Is there one universal logic (i.e. a logic that can be applied in all contexts, even inconsistent ones)? Why should we think so? If there are several universal logics which one is the best, most suitable, most natural? If the universal logic involves restrictions on some logical principles valid in FOL how can we recapture them in harmless contexts? Can an universal logic identify object- and meta-language? Can an universal logic render naive semantics and set theory without engendering triviality? |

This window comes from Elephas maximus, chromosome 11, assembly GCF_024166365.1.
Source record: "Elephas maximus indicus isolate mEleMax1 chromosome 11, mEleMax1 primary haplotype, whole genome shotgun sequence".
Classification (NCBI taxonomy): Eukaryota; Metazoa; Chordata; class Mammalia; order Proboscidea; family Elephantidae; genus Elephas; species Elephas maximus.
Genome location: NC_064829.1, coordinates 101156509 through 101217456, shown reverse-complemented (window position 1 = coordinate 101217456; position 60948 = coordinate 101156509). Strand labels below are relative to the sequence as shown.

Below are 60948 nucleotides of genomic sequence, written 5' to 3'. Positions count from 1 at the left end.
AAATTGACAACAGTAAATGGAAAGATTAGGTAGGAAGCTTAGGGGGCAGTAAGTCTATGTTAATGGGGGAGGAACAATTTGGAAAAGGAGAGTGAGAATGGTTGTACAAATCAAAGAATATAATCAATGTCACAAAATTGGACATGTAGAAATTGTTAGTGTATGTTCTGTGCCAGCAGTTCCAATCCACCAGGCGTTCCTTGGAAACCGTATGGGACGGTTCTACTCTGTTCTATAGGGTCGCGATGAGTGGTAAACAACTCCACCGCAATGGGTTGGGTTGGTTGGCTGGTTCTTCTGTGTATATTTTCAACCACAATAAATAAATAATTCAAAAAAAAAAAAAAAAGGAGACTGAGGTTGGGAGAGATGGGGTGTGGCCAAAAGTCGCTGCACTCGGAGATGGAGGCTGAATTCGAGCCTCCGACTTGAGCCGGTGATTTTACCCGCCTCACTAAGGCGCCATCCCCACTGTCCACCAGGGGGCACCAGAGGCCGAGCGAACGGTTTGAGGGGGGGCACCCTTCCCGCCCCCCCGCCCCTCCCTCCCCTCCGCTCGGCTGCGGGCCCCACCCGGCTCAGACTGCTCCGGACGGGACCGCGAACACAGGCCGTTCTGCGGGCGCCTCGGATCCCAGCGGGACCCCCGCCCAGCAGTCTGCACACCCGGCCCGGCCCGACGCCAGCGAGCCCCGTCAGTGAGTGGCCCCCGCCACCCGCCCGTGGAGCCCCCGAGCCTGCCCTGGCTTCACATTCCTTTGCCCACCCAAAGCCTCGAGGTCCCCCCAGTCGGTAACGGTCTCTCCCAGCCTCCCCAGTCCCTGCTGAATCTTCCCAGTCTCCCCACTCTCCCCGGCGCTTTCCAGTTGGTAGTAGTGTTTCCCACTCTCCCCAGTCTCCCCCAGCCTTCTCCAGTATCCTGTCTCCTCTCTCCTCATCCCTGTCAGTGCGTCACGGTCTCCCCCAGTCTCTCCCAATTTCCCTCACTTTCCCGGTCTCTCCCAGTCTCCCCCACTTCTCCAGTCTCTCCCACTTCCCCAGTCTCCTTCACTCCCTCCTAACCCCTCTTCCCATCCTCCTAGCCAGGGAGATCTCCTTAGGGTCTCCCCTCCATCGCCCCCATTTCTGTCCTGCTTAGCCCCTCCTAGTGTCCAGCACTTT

Lecture 1 - Why Universal Logic? (29.10.2020)

Lecture 2 - Routley's Ultralogic Programme (05.11.2020)

Lecture 3 - Routley's Ultralogic in Action (12.11.2020)

Lecture 4 - Brady's Universal Logic Programme (19.11.2020)

Lecture 5 - The Logic DJdQ. Outline & Proof Theory (26.11.2020)

Lecture 6 - The Logic DJdQ. Semantic Foundations (03.12.2020)

Lecture 7 - The Problem of TND in Universal Logic (10.12.2020)

Lecture 8 - Brady's Theory of Classes and Sets (17.12.2020)

Lecture 9 - Semantic Closure in Universal Logic (07.01.2021)

Lecture 10 - Adaptive Logics as Universal Logics (14.01.2021)

Lecture 11 - A Universal Natural Deduction System (21.01.2021)

Lecture 12 - Universal Logic and the Church-Turing-Thesis (28.01.2021)

Manuel Bremer, 2020.